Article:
Hong Kong schools

Hong Kong’s ethnic minorities can’t assess preschool quality as reports are not in English, survey reveals

Only one of the 151 official education quality reports available online is in English, even though some 11,600 non-Chinese children attend preschools across the city, says ethnic minorities advocacy group

PUBLISHED : Thursday, 02 November, 2017, 5:21pm
UPDATED : Thursday, 02 November, 2017, 10:17pm

Non-Chinese speaking parents in Hong Kong have been struggling to choose kindergartens suitable for their children as more than 99 per cent of official education quality reports were not available in English, a recent survey found.

Only one of the 151 Education Bureau assessments published since 2007 and uploaded online for the public was in English, according to a study conducted in July by Unison, an advocacy group for ethnic minorities.

The 151 reports covered all kindergartens offering subsidised or free preschool education in Yau Tsim Mong, Yuen Long and Island East. More than 73,000 non-Chinese residents lived in the three districts according to last year’s by-census. It showed that around 11,600 non-Chinese children were enrolled in preschool education across the city.

Puja Kapai, an associate professor of law at the University of Hong Kong as well as a non-Chinese speaking parent of a three-year-old boy, urged the bureau to make the reports on kindergarten quality available in English as soon as possible.

It’s not only about accountability to the public, but also about accountability to parents in Hong Kong
Puja Kapai, parent and HKU professor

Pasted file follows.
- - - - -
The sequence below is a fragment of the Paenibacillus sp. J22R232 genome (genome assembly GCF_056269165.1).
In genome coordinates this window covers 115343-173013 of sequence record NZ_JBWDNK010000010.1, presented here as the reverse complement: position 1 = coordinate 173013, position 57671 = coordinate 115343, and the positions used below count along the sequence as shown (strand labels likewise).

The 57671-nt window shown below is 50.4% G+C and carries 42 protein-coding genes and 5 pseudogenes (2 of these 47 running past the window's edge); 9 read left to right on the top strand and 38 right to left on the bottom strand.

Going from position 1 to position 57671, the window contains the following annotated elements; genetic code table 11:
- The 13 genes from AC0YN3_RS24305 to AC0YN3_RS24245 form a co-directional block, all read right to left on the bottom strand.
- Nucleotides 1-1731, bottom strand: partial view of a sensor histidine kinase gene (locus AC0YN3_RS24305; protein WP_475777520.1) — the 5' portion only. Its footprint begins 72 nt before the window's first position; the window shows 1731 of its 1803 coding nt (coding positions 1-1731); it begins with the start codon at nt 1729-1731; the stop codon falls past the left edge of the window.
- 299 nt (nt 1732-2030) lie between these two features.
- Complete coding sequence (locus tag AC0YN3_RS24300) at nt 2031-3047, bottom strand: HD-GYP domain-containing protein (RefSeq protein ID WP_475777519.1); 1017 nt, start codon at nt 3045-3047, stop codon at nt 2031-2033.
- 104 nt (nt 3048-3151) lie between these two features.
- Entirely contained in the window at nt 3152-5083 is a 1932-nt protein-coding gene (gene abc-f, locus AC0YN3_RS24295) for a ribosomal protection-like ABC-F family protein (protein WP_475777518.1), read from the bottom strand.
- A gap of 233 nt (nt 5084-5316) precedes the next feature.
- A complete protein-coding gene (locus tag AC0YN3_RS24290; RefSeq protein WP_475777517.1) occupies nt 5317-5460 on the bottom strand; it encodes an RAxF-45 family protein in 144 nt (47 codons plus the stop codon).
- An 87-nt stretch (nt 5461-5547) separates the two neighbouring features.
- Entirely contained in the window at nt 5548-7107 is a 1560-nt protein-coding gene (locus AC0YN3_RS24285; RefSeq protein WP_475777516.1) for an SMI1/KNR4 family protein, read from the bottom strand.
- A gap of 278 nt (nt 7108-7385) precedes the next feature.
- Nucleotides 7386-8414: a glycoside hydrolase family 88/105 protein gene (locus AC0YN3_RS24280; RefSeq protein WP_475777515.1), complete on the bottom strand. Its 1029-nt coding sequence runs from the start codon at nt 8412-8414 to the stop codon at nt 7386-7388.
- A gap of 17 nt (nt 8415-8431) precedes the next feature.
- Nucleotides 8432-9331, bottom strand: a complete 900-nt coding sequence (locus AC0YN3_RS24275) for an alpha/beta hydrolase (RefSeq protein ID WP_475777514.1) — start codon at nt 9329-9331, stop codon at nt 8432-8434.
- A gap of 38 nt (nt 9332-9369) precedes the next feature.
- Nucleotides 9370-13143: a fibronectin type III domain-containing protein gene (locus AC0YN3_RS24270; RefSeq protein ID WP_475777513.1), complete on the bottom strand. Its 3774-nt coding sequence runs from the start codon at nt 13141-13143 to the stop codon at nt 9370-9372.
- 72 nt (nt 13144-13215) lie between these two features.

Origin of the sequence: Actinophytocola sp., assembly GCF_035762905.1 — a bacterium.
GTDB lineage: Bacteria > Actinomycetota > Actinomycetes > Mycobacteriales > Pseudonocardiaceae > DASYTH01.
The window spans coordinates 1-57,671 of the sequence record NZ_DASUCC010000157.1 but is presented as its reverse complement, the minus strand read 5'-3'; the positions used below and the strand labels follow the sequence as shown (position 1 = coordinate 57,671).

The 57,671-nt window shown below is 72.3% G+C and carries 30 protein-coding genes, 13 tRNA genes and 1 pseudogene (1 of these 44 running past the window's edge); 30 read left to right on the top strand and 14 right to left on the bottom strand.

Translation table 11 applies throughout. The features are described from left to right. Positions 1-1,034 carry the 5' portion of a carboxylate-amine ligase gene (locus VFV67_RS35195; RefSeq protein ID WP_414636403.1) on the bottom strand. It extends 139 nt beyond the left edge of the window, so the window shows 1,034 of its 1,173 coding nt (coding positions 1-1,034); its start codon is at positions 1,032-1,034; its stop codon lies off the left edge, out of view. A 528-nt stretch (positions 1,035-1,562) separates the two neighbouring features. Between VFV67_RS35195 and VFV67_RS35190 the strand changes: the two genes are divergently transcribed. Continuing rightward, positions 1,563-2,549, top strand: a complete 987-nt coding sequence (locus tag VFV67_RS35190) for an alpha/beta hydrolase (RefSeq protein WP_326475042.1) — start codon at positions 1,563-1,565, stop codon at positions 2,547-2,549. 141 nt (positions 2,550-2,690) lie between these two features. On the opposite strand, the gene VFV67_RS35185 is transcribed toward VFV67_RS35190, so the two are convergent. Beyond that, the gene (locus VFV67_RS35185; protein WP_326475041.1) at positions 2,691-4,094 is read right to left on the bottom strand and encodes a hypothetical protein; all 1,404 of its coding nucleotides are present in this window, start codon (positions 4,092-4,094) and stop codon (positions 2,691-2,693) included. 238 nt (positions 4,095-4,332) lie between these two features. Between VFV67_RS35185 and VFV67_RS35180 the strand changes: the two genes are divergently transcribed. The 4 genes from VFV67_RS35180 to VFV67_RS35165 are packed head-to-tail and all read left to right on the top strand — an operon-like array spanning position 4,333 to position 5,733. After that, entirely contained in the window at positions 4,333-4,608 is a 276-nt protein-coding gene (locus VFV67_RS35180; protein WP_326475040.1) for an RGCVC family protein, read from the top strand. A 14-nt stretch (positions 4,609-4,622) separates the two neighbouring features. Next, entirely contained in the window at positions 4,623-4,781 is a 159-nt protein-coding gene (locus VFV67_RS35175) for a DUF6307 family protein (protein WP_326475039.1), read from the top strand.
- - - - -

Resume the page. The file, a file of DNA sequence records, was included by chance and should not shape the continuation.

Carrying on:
“It’s not only about accountability to the public, but also about accountability to parents in Hong Kong,” she said.

Kapai described English-language reports as being “very, very important”. She said this was true to ensure not only an equal right to education “but an equal right to quality education”.

However, in response to a question about the matter from lawmaker Fernando Cheung Chiu-hung in March, the bureau explained that most of the reports were in Chinese only because they were written for kindergarten management staff for whom Chinese was commonly used daily. It added that reports had already been uploaded online to boost transparency and public accountability.

But Unison executive director Phyllis Cheung Fung-mei noted: “The education officials told us they didn’t think parents would be interested to read or capable of understanding the reports.

Kapai refuted the bureau’s presumption as “ironic”, adding: “Knowing how competitive Hong Kong is, parents are not leaving any stone unturned.”

Over the past 18 months, the professor relied mainly on school profiles prepared by the Committee on Home-School Co-operation and parents’ groups active on social media to look for a kindergarten for her son.

Kapai found the information in the profiles “selective” and sometimes omitting critical details such as medium of instruction, special support for non-Chinese speaking pupils, and teacher-student ratios.

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However, experiences and comments shared online were “subjective” and there was a dearth of independent and objective indicators vital to understand how kindergartens stacked up.

Kapai said the reports were helpful yet conceded she had no knowledge of them until they were drawn to her attention through Unison’s efforts.

And she said reports made available online would not help those who cannot read Chinese.

To find a trilingual kindergarten for her son, Kapai said she browsed numerous school websites in English, made calls asking about admission requirements, and visited each of the few kindergartens willing to interview her son.

“This is a class problem as much as it is a language problem,” she said. “If I didn’t have those resources, I don’t know where my son would go.”